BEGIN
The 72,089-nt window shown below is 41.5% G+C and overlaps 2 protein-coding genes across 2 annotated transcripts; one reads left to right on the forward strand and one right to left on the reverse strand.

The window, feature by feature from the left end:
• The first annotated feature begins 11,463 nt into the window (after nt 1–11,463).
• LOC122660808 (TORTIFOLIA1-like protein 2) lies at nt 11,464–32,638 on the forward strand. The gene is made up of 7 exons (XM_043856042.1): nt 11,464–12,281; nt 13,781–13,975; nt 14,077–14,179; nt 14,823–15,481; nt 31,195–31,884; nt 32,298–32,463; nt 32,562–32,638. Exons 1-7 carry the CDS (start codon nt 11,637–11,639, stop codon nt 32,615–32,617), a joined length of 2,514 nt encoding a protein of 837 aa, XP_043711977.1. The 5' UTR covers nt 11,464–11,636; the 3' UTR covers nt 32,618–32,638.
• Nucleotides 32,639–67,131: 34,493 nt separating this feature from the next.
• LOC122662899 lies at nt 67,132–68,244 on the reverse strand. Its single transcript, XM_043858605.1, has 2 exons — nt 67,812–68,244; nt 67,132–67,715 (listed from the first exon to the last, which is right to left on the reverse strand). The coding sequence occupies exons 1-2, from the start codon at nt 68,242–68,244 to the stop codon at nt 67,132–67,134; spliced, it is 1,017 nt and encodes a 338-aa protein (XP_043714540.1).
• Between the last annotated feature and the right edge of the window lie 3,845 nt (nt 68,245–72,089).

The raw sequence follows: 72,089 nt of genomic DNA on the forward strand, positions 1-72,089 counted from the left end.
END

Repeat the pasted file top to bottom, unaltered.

The 72,089-nt window shown below is 41.5% G+C and overlaps 2 protein-coding genes across 2 annotated transcripts; one reads left to right on the forward strand and one right to left on the reverse strand.

The window, feature by feature from the left end:
• The first annotated feature begins 11,463 nt into the window (after nt 1–11,463).
• LOC122660808 (TORTIFOLIA1-like protein 2) lies at nt 11,464–32,638 on the forward strand. The gene is made up of 7 exons (XM_043856042.1): nt 11,464–12,281; nt 13,781–13,975; nt 14,077–14,179; nt 14,823–15,481; nt 31,195–31,884; nt 32,298–32,463; nt 32,562–32,638. Exons 1-7 carry the CDS (start codon nt 11,637–11,639, stop codon nt 32,615–32,617), a joined length of 2,514 nt encoding a protein of 837 aa, XP_043711977.1. The 5' UTR covers nt 11,464–11,636; the 3' UTR covers nt 32,618–32,638.
• Nucleotides 32,639–67,131: 34,493 nt separating this feature from the next.
• LOC122662899 lies at nt 67,132–68,244 on the reverse strand. Its single transcript, XM_043858605.1, has 2 exons — nt 67,812–68,244; nt 67,132–67,715 (listed from the first exon to the last, which is right to left on the reverse strand). The coding sequence occupies exons 1-2, from the start codon at nt 68,242–68,244 to the stop codon at nt 67,132–67,134; spliced, it is 1,017 nt and encodes a 338-aa protein (XP_043714540.1).
• Between the last annotated feature and the right edge of the window lie 3,845 nt (nt 68,245–72,089).

The raw sequence follows: 72,089 nt of genomic DNA on the forward strand, positions 1-72,089 counted from the left end.